Florence Foster Jenkins was an American heiress whose prodigious career as a concert pianist was cut off cruelly short when she contracted syphilis from her husband and it affected her nervous system. She became a generous patron to the arts, taking starring acting roles in tableaux vivant she had paid to stage for private societies. Events took a turn, however, when she aspired to become an opera singer, hiring pianist Cosme McMoon as her accompanist. This dream was abetted by her common-law husband St. Clair Bayfield, who loved her, knew she couldn't sing, and kept the audience limited to friends or critics he could pay off. Nonetheless, when Jenkins aspired to play Carnegie Hill, even Bayfield couldn't prevent the uninstructed audience booing her off-pitch singing, or particularly snide reviews in the press.
This latest retelling of the story is handsomely directed and acted and provides two hours of great fun, stunning costumes but also, unexpectedly, real pathos. Hugh Grant excels as the charismatic, fun-filled husband: we understand that he truly loves this eccentric woman even while being in a long-term relationship with another woman. Meryl Streep is similarly charismatic as Jenkins, and it's quite a feat that two characters who might have been off-putting - the enabling scrounger and the narcissistic wannabe singer - are actually desperately likeable. Moreover, the skill involved in singing badly is quite astounding and the facial expressions she gives to every phrase are masterclass in comic acting and a delight to watch. Rounding out the principle trio, we have THE BIG BANG THEORY's Simon Helberg, who plays pianist Cosme McMoon, the audience surrogate who expresses our surprise that no-one has thought to tell Jenkins that her singing sucks.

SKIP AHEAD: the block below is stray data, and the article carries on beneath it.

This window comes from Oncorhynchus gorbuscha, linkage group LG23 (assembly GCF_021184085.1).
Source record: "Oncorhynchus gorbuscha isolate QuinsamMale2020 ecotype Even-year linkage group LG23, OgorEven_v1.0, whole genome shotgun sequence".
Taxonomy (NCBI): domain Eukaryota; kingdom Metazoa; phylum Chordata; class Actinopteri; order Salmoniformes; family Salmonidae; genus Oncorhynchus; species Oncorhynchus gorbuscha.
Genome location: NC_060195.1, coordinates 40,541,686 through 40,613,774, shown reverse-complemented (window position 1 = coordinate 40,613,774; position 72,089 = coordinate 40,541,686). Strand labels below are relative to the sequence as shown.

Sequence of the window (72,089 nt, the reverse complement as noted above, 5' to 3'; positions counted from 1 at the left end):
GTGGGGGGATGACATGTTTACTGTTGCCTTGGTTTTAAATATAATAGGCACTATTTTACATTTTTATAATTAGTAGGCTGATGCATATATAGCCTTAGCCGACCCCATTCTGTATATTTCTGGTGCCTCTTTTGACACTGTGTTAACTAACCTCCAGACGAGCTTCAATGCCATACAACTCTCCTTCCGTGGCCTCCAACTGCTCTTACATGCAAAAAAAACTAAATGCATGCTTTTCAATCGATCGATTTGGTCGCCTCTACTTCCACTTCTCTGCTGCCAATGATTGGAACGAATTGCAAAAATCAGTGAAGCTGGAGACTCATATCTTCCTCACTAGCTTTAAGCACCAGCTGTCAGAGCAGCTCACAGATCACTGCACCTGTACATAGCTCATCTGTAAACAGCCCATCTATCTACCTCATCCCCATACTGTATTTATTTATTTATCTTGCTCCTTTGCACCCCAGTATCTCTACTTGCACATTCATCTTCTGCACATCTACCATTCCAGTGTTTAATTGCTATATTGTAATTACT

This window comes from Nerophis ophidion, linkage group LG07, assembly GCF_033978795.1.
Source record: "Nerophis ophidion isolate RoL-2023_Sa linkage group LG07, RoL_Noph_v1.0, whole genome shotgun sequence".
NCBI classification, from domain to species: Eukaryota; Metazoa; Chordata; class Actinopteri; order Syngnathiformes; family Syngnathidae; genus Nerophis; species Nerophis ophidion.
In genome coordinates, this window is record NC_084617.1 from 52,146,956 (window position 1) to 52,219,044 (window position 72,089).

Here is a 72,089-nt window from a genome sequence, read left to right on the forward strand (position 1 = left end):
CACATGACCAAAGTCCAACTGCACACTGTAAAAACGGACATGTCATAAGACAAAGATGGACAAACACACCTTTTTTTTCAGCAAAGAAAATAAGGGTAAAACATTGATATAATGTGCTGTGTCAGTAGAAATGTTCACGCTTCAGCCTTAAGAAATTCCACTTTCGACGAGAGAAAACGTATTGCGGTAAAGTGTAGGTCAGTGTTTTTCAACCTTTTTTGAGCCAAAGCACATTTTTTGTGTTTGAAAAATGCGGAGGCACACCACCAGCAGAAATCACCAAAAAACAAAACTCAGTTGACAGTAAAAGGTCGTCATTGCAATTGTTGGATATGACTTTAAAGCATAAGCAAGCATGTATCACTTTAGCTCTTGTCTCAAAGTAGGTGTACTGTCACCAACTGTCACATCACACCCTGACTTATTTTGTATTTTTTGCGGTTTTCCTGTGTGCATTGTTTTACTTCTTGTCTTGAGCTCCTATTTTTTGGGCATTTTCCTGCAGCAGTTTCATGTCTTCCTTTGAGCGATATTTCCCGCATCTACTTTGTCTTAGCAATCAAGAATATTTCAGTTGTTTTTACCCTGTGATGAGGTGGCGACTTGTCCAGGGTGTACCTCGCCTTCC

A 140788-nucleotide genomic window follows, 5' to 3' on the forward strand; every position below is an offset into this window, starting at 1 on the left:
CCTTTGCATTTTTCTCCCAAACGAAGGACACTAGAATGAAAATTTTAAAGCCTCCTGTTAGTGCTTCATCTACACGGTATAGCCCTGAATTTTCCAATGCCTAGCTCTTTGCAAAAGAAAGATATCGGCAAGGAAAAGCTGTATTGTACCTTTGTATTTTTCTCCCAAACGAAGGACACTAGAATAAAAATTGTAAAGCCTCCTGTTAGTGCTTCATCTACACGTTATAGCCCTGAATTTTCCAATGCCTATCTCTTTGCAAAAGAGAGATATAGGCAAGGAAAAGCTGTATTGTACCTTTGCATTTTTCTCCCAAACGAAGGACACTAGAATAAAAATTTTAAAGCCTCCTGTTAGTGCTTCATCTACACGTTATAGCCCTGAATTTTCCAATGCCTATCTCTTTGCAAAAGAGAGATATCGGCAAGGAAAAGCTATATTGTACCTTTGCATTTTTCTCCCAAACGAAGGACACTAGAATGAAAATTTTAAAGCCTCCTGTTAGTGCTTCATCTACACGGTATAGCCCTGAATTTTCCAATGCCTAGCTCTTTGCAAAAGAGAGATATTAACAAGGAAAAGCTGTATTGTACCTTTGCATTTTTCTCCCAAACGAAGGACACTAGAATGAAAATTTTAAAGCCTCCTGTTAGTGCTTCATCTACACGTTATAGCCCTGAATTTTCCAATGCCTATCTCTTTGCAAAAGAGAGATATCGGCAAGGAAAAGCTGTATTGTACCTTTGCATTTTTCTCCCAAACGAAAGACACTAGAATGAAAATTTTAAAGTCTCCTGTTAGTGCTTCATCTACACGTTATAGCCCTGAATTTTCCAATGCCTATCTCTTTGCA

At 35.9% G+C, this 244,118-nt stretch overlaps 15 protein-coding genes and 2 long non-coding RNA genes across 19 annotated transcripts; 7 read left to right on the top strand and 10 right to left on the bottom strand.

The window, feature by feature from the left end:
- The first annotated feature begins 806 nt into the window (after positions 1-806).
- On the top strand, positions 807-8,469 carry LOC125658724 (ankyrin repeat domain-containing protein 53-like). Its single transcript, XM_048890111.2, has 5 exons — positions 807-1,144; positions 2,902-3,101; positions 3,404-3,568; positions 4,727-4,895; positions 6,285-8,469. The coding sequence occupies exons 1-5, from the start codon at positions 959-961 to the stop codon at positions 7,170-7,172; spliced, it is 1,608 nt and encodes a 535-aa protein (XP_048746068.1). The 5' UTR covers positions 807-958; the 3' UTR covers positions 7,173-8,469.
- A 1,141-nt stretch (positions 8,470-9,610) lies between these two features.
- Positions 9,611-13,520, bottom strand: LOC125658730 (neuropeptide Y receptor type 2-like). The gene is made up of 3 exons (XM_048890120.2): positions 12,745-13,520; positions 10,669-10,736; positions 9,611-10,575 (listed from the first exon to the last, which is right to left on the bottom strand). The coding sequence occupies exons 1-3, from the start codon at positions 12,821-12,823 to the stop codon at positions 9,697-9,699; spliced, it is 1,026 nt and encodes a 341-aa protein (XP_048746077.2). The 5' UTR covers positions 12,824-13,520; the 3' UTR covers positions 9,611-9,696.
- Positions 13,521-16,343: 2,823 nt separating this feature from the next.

Nicholas Martin's script takes the view that Jenkins didn't know how bad her singing was: that when she sang she heard a tuneful voice, and that perhaps the syphilis had affected her hearing. This is a not uncontroversial view. But then this film is in the business of giving us a tragic love story which hues broadly to the truth but omits some key facts to burnish the reputations of its lead characters, most obviously that Bayfield married his lover once Jenkins died. Ultimately, this airbrushing of history is irrelevant. We get to the poignant truth of Jenkins and Bayfield's love - her generous patronage of the arts - and the hilarity and exuberance of their life together. This could we be one of the finest of director Stephen Frears' (THE PROGRAM) recent films.
FLORENCE FOSTER JENKINS has a running time of 111 minutes and is rated PG-13. The movie is on release in the UK, Ireland and Australia. It opens later in May in Israel and Taiwan; in June in Croatia, Bulgaria, Cyprus and Greece; in July in Argentina, Brazil, Uruguay and France; in August in Canada, Lithuania, the USA, Poland, Philippines, Denmark and Sweden; in September in Portugal, Estonia, Finland, Hong Kong, Hungary, Netherlands, Singapore, Spain, Croatia and Macedonia; in November in Norway, Germany and Austria and in December in Japan.